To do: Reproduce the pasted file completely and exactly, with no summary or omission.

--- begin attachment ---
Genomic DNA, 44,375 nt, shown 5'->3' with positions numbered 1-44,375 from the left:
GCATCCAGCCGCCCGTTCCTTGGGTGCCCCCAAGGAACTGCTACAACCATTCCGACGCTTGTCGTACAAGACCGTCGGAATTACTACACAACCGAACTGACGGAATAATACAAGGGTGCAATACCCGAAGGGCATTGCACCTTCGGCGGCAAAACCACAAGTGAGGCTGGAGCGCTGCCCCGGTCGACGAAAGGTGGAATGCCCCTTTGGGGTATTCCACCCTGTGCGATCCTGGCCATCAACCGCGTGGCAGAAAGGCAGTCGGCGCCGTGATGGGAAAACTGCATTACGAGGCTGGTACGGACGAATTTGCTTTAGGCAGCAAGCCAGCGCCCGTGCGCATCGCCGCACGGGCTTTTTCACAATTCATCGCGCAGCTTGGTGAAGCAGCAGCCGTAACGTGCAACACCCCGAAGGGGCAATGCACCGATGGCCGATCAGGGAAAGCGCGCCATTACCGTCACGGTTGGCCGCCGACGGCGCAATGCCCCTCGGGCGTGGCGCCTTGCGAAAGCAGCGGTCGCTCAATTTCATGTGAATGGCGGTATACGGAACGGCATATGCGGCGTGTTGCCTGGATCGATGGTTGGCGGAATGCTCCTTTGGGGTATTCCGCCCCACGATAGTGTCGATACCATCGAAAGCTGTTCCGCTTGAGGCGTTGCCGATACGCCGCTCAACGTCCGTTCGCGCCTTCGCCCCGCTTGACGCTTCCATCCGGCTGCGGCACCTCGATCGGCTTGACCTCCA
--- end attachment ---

Genomic DNA, 44,375 nt, shown 5'->3' with positions numbered 1-44,375 from the left:
GCATCCAGCCGCCCGTTCCTTGGGTGCCCCCAAGGAACTGCTACAACCATTCCGACGCTTGTCGTACAAGACCGTCGGAATTACTACACAACCGAACTGACGGAATAATACAAGGGTGCAATACCCGAAGGGCATTGCACCTTCGGCGGCAAAACCACAAGTGAGGCTGGAGCGCTGCCCCGGTCGACGAAAGGTGGAATGCCCCTTTGGGGTATTCCACCCTGTGCGATCCTGGCCATCAACCGCGTGGCAGAAAGGCAGTCGGCGCCGTGATGGGAAAACTGCATTACGAGGCTGGTACGGACGAATTTGCTTTAGGCAGCAAGCCAGCGCCCGTGCGCATCGCCGCACGGGCTTTTTCACAATTCATCGCGCAGCTTGGTGAAGCAGCAGCCGTAACGTGCAACACCCCGAAGGGGCAATGCACCGATGGCCGATCAGGGAAAGCGCGCCATTACCGTCACGGTTGGCCGCCGACGGCGCAATGCCCCTCGGGCGTGGCGCCTTGCGAAAGCAGCGGTCGCTCAATTTCATGTGAATGGCGGTATACGGAACGGCATATGCGGCGTGTTGCCTGGATCGATGGTTGGCGGAATGCTCCTTTGGGGTATTCCGCCCCACGATAGTGTCGATACCATCGAAAGCTGTTCCGCTTGAGGCGTTGCCGATACGCCGCTCAACGTCCGTTCGCGCCTTCGCCCCGCTTGACGCTTCCATCCGGCTGCGGCACCTCGATCGGCTTGACCTCCA